Approximate File Synchronization: Upper Bounds and Interactive Algorithms

Amirhossein Reisizadehmobarakeh, Clayton Schoeny, Chi-Yo Tsai, Lara Dolecek
Conference Papers IEEE Information Theory Workshop (ITW), Cambridge, UK, Sep. 2016

Abstract

File synchronization is a critical component of many modern data sharing applications. File synchronization is particularly challenging when different versions of a file that need to be synchronized differ in some number of edits. Several recent works have studied exact synchronization under edit errors. In this paper, we extend the available analytical toolbox of file synchronization by focusing on a previously unaddressed case of approximate synchronization wherein the reconstructed file need not be the same as the original file, but rather only be within some predetermined distortion. We study the case when a binary file undergoes symbol-level deletion errors with some small deletion rate (so that the total number of deletions is linear in file length). We derive a simple upper bound on the optimal rate of information that the transmitter (owner of the original file) needs to provide to the receiver (owner of the edited file) to allow the receiver to reconstruct the original file to within a predefined target distortion. We then create an approximate synchronization algorithm based on interactive communication between the transmitter and the receiver, and analyze the expected normalized communication bandwidth of our algorithm for various target distortion levels. Lastly, we implement our algorithm and provide experimental results on the approximate synchronization of a noisy image.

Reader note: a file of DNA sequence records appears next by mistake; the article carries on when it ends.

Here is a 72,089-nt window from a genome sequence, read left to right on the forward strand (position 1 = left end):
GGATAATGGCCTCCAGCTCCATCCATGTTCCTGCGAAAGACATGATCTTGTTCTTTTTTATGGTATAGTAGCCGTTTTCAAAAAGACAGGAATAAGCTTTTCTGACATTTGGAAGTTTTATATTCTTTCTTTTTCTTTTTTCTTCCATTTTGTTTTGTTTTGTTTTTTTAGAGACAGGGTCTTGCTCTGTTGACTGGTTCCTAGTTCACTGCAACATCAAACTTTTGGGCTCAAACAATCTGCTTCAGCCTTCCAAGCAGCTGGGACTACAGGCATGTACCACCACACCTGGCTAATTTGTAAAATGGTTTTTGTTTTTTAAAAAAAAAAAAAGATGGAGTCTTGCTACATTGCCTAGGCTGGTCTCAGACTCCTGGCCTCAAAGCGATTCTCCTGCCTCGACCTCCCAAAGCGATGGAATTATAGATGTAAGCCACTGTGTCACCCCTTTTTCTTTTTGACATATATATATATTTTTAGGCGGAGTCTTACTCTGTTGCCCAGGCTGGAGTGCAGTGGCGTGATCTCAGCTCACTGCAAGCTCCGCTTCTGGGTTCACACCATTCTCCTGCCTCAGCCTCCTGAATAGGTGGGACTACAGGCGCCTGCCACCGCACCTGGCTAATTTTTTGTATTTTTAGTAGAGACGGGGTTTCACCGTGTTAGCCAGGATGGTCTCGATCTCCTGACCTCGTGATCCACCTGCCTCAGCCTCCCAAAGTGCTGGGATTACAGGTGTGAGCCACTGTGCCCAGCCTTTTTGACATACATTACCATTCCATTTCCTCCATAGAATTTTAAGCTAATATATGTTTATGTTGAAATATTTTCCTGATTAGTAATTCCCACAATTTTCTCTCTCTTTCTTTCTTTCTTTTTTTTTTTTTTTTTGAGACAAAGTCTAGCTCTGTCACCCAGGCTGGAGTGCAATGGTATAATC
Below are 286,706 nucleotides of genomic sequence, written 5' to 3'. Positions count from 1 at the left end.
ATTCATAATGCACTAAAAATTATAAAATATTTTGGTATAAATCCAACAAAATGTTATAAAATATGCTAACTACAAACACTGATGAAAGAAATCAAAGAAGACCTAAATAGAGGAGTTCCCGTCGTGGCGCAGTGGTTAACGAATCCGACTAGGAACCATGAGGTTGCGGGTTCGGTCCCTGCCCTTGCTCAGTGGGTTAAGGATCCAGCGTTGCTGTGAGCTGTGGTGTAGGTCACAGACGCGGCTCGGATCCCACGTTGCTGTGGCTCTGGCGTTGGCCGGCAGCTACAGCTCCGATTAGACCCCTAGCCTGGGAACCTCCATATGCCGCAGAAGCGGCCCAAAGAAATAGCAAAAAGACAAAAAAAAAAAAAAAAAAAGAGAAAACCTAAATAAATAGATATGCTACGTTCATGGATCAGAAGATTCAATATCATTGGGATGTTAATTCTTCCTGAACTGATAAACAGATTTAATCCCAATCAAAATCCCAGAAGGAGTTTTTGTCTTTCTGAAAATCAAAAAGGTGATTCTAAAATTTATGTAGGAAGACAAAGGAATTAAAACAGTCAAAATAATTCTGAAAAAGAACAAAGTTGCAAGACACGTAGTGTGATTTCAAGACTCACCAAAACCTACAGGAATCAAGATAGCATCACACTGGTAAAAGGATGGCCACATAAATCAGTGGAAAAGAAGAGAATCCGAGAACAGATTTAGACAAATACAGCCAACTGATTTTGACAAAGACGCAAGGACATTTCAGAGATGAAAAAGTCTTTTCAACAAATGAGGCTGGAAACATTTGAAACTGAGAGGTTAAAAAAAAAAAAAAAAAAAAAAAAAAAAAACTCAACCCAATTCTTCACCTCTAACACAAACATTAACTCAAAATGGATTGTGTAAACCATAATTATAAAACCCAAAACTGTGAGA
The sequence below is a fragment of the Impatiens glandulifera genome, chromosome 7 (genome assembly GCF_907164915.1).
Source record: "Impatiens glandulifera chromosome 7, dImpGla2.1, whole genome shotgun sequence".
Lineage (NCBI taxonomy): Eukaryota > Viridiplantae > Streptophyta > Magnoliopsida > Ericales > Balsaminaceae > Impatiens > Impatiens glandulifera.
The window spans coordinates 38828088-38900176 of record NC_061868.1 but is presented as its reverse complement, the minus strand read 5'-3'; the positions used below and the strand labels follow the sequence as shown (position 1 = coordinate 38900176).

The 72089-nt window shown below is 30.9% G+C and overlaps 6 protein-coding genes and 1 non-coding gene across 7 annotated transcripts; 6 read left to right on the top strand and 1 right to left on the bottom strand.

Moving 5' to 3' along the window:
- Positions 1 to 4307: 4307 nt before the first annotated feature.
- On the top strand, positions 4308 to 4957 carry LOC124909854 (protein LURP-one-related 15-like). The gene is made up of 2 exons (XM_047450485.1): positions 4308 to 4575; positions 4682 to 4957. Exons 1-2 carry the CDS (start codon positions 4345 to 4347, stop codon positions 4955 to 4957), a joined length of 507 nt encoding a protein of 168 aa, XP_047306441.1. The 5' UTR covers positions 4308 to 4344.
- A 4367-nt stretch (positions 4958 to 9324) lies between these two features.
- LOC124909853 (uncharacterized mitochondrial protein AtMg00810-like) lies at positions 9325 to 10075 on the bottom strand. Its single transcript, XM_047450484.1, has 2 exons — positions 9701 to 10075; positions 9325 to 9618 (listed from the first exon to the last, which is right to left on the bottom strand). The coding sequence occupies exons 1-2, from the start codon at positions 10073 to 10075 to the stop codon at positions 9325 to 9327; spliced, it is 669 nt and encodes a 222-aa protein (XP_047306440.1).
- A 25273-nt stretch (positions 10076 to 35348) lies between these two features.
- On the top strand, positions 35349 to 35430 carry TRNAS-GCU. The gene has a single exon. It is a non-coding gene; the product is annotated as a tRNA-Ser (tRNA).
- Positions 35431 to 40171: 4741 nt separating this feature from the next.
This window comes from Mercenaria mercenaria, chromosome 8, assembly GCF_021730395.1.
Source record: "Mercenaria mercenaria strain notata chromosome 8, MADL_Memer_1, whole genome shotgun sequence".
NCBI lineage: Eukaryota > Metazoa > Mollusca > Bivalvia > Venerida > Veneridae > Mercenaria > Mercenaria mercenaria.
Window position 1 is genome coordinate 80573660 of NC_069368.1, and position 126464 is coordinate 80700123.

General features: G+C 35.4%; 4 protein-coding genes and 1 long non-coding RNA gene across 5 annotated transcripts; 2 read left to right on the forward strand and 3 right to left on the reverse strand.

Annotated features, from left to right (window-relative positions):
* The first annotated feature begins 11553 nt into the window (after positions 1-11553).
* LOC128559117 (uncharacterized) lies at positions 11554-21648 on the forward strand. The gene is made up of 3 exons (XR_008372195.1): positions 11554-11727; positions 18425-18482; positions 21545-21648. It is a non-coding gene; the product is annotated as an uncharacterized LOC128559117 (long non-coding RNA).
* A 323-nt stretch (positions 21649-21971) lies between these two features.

Codes Correcting a Burst of Deletions or Insertions

Clayton Schoeny, Antonia Wachter-Zeh, Ryan Gabrys, Eitan Yaakobi
Conference Papers IEEE International Symposium on Information Theory (ISIT), Barcelona, Spain, Jul. 2016

Abstract

This paper studies codes that correct bursts of deletions. Namely, a code will be called a b-burst-correcting code if it can correct a deletion of any b consecutive bits. While the lower bound on the redundancy of such codes was shown by Levenshtein to be asymptotically log(n) + b - 1, the redundancy of the best code construction by Cheng et al. is b(log(n/b + 1)). In this paper we close on this gap and provide codes with redundancy at most log(n) + (b - 1) log(log(n)) + b - log(b). We also extend the burst deletion model to two more cases: 1. a deletion burst of at most b consecutive bits and 2. a deletion burst of size at most b (not necessarily consecutive). We extend our code construction for the first case and study the second case for b = 3, 4. The equivalent models for insertions are also studied and are shown to be equivalent to correcting the corresponding burst of deletions.